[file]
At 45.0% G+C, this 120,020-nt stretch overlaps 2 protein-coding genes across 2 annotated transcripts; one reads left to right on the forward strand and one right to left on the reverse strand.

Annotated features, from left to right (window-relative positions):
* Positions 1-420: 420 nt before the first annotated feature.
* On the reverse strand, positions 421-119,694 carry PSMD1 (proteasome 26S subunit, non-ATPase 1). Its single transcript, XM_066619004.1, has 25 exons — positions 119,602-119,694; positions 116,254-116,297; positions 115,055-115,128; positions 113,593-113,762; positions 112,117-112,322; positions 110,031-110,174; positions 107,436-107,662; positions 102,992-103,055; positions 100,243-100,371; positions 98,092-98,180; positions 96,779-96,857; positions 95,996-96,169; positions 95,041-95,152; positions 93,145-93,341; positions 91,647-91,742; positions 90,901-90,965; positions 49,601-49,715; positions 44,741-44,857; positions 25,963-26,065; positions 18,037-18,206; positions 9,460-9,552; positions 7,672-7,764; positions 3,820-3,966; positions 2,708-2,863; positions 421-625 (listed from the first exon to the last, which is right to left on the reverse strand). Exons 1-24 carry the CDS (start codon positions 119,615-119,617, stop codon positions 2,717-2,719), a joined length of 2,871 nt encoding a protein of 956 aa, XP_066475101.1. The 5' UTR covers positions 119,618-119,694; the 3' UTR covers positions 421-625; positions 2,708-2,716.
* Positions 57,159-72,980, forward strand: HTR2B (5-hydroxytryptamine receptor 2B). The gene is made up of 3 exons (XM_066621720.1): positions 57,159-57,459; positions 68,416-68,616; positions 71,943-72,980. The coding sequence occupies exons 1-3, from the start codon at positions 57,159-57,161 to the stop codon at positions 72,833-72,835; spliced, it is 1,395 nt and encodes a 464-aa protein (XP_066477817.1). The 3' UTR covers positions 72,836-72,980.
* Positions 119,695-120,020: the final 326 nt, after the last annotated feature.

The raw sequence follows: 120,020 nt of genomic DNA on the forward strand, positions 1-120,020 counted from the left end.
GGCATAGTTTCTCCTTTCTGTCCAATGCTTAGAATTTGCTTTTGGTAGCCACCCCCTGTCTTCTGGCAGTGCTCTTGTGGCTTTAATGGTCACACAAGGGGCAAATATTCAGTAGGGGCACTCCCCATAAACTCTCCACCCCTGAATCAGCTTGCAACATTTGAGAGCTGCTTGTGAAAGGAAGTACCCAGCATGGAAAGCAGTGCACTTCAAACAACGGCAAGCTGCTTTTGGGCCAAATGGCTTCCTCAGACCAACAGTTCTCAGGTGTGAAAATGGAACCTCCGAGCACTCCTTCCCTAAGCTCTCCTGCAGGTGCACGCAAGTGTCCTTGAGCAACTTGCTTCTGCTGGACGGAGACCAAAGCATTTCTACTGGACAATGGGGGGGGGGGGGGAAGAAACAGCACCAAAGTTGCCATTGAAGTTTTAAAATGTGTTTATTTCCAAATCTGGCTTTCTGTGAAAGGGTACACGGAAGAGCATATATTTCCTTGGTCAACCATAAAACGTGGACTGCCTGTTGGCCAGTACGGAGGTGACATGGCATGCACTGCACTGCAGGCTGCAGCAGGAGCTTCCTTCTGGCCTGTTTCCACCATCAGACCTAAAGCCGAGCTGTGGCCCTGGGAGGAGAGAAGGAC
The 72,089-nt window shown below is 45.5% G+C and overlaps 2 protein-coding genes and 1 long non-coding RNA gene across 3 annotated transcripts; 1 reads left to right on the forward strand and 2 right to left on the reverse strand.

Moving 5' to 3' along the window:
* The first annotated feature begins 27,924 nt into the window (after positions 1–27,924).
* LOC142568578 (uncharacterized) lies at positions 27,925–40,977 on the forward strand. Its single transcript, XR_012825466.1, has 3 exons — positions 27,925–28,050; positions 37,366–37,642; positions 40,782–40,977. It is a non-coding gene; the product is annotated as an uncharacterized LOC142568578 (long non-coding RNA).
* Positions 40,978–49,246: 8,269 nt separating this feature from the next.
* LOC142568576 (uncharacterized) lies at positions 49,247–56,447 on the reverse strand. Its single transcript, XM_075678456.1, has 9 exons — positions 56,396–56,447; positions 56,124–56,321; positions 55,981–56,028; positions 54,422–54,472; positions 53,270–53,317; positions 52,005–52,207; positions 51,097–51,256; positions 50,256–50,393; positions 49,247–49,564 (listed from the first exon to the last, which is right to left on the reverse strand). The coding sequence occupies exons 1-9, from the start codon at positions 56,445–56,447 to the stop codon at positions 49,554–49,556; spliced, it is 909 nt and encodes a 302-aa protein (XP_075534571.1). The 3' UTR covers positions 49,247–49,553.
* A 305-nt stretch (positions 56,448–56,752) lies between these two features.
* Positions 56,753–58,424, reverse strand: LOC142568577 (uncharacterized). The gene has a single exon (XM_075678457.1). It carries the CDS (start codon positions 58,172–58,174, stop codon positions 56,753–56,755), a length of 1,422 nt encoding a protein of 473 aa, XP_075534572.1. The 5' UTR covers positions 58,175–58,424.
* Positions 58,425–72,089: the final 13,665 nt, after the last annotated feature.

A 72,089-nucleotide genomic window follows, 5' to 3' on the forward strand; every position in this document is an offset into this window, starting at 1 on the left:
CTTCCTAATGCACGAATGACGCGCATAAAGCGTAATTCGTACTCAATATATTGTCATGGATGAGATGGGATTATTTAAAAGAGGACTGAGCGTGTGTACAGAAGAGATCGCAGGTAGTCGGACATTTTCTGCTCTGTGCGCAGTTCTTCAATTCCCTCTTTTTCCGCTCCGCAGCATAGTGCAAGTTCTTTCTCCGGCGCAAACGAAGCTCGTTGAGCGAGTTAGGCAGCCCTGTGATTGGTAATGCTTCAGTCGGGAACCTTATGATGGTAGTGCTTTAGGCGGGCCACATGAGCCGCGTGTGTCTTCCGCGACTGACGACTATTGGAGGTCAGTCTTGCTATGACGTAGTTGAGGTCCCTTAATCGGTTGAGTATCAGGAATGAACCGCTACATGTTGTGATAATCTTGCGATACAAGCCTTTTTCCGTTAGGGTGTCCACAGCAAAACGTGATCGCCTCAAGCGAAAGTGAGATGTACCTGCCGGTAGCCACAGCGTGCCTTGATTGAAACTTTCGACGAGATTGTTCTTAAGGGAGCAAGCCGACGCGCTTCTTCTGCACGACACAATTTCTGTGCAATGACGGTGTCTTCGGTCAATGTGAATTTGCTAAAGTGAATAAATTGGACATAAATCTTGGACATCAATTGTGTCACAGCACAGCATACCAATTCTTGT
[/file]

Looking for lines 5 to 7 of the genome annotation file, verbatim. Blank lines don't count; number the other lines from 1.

* Positions 57,159-72,980, forward strand: HTR2B (5-hydroxytryptamine receptor 2B). The gene is made up of 3 exons (XM_066621720.1): positions 57,159-57,459; positions 68,416-68,616; positions 71,943-72,980. The coding sequence occupies exons 1-3, from the start codon at positions 57,159-57,161 to the stop codon at positions 72,833-72,835; spliced, it is 1,395 nt and encodes a 464-aa protein (XP_066477817.1). The 3' UTR covers positions 72,836-72,980.
* Positions 119,695-120,020: the final 326 nt, after the last annotated feature.

The raw sequence follows: 120,020 nt of genomic DNA on the forward strand, positions 1-120,020 counted from the left end.